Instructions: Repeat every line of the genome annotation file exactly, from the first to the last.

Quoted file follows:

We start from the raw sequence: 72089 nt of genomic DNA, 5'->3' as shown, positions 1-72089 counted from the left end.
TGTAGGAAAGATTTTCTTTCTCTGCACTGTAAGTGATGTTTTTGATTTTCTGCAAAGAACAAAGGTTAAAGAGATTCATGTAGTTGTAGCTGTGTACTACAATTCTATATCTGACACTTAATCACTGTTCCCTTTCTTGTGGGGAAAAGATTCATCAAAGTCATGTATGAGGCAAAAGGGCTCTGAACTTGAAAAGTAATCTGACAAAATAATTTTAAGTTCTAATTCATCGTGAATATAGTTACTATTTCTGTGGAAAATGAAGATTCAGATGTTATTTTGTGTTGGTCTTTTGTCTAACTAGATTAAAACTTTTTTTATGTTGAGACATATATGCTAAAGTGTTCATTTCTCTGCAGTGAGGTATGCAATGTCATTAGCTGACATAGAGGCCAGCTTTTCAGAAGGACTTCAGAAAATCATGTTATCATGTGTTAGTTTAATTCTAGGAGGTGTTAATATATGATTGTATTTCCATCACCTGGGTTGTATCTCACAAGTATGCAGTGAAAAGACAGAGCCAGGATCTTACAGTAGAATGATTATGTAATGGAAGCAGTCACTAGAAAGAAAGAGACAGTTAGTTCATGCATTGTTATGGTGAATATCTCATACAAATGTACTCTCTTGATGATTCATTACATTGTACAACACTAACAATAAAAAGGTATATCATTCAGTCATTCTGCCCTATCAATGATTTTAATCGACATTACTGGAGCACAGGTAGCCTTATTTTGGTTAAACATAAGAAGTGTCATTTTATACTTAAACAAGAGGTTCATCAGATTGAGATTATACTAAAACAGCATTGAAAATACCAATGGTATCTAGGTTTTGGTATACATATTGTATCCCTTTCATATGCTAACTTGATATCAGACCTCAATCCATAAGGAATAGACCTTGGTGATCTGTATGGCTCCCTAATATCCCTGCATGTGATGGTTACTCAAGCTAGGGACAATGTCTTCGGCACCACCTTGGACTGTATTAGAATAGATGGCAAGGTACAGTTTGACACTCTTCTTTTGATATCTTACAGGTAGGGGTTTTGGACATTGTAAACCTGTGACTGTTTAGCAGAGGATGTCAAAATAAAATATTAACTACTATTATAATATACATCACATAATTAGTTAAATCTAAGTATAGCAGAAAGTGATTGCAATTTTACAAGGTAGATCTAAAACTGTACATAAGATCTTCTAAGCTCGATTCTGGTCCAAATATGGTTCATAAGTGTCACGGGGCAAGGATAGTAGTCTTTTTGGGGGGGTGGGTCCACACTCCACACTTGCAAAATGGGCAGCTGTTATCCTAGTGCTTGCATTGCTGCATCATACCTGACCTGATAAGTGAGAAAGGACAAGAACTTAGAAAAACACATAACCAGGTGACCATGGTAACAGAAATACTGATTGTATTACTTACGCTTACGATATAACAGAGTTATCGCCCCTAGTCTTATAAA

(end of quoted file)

We start from the raw sequence: 72089 nt of genomic DNA, 5'->3' as shown, positions 1-72089 counted from the left end.
TGTAGGAAAGATTTTCTTTCTCTGCACTGTAAGTGATGTTTTTGATTTTCTGCAAAGAACAAAGGTTAAAGAGATTCATGTAGTTGTAGCTGTGTACTACAATTCTATATCTGACACTTAATCACTGTTCCCTTTCTTGTGGGGAAAAGATTCATCAAAGTCATGTATGAGGCAAAAGGGCTCTGAACTTGAAAAGTAATCTGACAAAATAATTTTAAGTTCTAATTCATCGTGAATATAGTTACTATTTCTGTGGAAAATGAAGATTCAGATGTTATTTTGTGTTGGTCTTTTGTCTAACTAGATTAAAACTTTTTTTATGTTGAGACATATATGCTAAAGTGTTCATTTCTCTGCAGTGAGGTATGCAATGTCATTAGCTGACATAGAGGCCAGCTTTTCAGAAGGACTTCAGAAAATCATGTTATCATGTGTTAGTTTAATTCTAGGAGGTGTTAATATATGATTGTATTTCCATCACCTGGGTTGTATCTCACAAGTATGCAGTGAAAAGACAGAGCCAGGATCTTACAGTAGAATGATTATGTAATGGAAGCAGTCACTAGAAAGAAAGAGACAGTTAGTTCATGCATTGTTATGGTGAATATCTCATACAAATGTACTCTCTTGATGATTCATTACATTGTACAACACTAACAATAAAAAGGTATATCATTCAGTCATTCTGCCCTATCAATGATTTTAATCGACATTACTGGAGCACAGGTAGCCTTATTTTGGTTAAACATAAGAAGTGTCATTTTATACTTAAACAAGAGGTTCATCAGATTGAGATTATACTAAAACAGCATTGAAAATACCAATGGTATCTAGGTTTTGGTATACATATTGTATCCCTTTCATATGCTAACTTGATATCAGACCTCAATCCATAAGGAATAGACCTTGGTGATCTGTATGGCTCCCTAATATCCCTGCATGTGATGGTTACTCAAGCTAGGGACAATGTCTTCGGCACCACCTTGGACTGTATTAGAATAGATGGCAAGGTACAGTTTGACACTCTTCTTTTGATATCTTACAGGTAGGGGTTTTGGACATTGTAAACCTGTGACTGTTTAGCAGAGGATGTCAAAATAAAATATTAACTACTATTATAATATACATCACATAATTAGTTAAATCTAAGTATAGCAGAAAGTGATTGCAATTTTACAAGGTAGATCTAAAACTGTACATAAGATCTTCTAAGCTCGATTCTGGTCCAAATATGGTTCATAAGTGTCACGGGGCAAGGATAGTAGTCTTTTTGGGGGGGTGGGTCCACACTCCACACTTGCAAAATGGGCAGCTGTTATCCTAGTGCTTGCATTGCTGCATCATACCTGACCTGATAAGTGAGAAAGGACAAGAACTTAGAAAAACACATAACCAGGTGACCATGGTAACAGAAATACTGATTGTATTACTTACGCTTACGATATAACAGAGTTATCGCCCCTAGTCTTATAAA